The gods gifted Durga with their weapons and divine objects to help her in her battle with the Mahishasura. Lord Shiva gave her a trident while Lord Vishnu gave her a disc. Varuna, gave her a conch and noose, and Agni gave her a spear. From Vayu, she received arrows. Indra, gave her a thunderbolt, and the gift of his white-skinned elephant Airavata was a bell. From Yama, she received a sword and shield and from Vishwakarma (god of Architecture), an axe and armor. The god of mountains, Himavat gifted her with jewels and a lion to ride on. Durga was also given many other precious and magical gifts, new clothing, and a garland of immortal lotuses for her head and breasts.

The beautiful Durga, bedecked in jewels and golden armor and equipped with the fearsome weaponry of the gods, was ready to engage in battle with the fierce and cruel Mahishasura. Her lion’s thunderous roars shook the three worlds. Oceans boiled and surf poured overland. Continents were torn at their granite foundations as whole new chains of mountains rose, while older ranges crumbled, cracked, and gave way to dust in a thousand landslides. Mahishasura and his demon allies found their attention drawn from heaven to Earth, as Durga’s power moved its way towards heaven. Though confident of their power and control in heaven, the demons could not help being awestruck.

An important festival of the Hindus associated with goddess Durga is that of Durga Puja, which has been celebrated for ages by Hindus. In the Hindu epics Mahabharata and Ramayana there are various references to goddess Durga. When the Pandavas entered the capital of Virata for their period of one year in disguise they propitiated Durga who appeared before them and granted them boons. Again, at the commencement of the great war of Kurukshetra, Lord Krishna advised Arjuna to worship Goddess Durga to ensure victory in battle.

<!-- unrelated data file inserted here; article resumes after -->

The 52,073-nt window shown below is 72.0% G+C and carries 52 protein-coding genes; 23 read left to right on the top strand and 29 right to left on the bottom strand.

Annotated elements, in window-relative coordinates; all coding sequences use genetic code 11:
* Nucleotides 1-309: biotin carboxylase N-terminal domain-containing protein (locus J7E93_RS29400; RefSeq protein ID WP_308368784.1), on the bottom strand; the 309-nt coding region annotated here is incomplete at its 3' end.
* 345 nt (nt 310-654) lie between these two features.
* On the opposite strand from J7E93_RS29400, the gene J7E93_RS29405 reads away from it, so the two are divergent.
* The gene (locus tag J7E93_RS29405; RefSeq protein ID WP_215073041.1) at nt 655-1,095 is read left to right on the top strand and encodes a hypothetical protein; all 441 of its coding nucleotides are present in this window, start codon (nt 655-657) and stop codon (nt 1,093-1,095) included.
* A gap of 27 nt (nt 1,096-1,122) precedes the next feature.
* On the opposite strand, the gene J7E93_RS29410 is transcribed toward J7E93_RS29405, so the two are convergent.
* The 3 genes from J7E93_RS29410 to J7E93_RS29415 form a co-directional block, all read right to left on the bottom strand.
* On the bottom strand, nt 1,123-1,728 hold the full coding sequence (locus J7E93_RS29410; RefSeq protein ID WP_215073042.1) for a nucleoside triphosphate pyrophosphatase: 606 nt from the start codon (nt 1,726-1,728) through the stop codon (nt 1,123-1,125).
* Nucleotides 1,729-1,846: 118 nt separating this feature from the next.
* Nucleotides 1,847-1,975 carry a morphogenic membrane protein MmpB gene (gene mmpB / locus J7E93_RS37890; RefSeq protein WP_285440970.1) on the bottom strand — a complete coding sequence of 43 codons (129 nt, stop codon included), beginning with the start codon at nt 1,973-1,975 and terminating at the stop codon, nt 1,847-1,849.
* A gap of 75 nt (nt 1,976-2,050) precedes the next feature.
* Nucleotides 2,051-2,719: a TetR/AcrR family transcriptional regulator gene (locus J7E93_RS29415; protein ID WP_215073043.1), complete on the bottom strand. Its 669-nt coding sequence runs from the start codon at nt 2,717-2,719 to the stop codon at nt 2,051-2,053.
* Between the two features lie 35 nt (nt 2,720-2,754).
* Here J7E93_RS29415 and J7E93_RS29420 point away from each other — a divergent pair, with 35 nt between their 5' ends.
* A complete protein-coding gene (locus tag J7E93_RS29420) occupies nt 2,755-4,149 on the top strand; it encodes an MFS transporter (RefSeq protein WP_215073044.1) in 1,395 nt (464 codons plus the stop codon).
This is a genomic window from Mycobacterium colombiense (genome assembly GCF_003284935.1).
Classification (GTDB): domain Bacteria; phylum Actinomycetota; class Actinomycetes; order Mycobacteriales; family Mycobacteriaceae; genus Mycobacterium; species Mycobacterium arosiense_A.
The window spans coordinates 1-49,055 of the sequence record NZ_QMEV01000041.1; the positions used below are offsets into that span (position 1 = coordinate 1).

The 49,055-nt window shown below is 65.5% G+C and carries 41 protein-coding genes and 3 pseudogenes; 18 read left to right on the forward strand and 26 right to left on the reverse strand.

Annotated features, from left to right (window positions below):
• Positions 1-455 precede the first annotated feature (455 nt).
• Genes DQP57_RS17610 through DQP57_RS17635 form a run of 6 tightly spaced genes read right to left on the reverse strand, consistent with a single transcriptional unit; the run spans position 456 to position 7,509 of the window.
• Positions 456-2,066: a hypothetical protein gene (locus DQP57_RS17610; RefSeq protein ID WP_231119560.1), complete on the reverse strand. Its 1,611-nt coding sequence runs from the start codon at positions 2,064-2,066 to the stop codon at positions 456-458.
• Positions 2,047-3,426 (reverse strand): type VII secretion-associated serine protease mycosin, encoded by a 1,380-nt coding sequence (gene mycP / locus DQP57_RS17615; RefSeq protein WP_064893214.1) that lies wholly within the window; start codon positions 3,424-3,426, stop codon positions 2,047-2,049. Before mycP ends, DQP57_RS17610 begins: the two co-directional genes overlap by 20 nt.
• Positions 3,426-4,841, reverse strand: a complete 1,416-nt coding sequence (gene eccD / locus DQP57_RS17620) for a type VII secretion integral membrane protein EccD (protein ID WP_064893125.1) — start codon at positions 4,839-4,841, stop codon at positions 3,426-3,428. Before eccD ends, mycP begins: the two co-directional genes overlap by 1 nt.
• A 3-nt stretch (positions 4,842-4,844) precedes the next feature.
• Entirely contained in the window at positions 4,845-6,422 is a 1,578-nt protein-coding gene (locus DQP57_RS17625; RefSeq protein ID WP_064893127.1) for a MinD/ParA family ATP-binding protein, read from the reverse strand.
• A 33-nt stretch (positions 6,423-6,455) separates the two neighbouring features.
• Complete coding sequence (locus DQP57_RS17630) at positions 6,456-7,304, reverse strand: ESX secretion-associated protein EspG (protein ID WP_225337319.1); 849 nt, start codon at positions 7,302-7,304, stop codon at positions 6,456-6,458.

The festival of Durga Puja is popularly attributed to a tale from the Hindu epic, Ramayana. Lord Rama went to Lanka, the kingdom of Ravana – the demon king, to rescue his abducted wife, Sita. Before starting for his battle with Ravana, Rama wanted the blessings of goddess Durga. He came to know that the goddess would be pleased only if she is worshipped with one hundred eight ‘Neel Kamal’ or blue lotuses. Rama, after travelling the whole world, could gather only one hundred seven of them. He finally decided to offer one of his eyes, which resembled a blue lotus. Durga, being pleased with the devotion of Rama, appeared before him and blessed him. The battle with Ravana started on the ‘Saptami’ (the seventh day after the new moon of Durga Puja) and Ravana was finally killed on the the crossover period between Ashtami (the eighth day after new moon) and Navami (the ninth day after new moon). Ravana was cremated on Dashami. Since the period of this worship was different from the conventional period of worship of Durga (during the spring – ‘Basanta’), this puja is also known as ‘Akal-Bodhan’ at an unusual time.

Durga Puja is a Hindu festival observed in Ashwin Navaratri (month of October) and is celebrated all over India with great joy especially in West Bengal. The festival is also popular by other names like Dusshera and Navaratri. The ten days of festivity are dedicated to the supreme mother goddess Durga.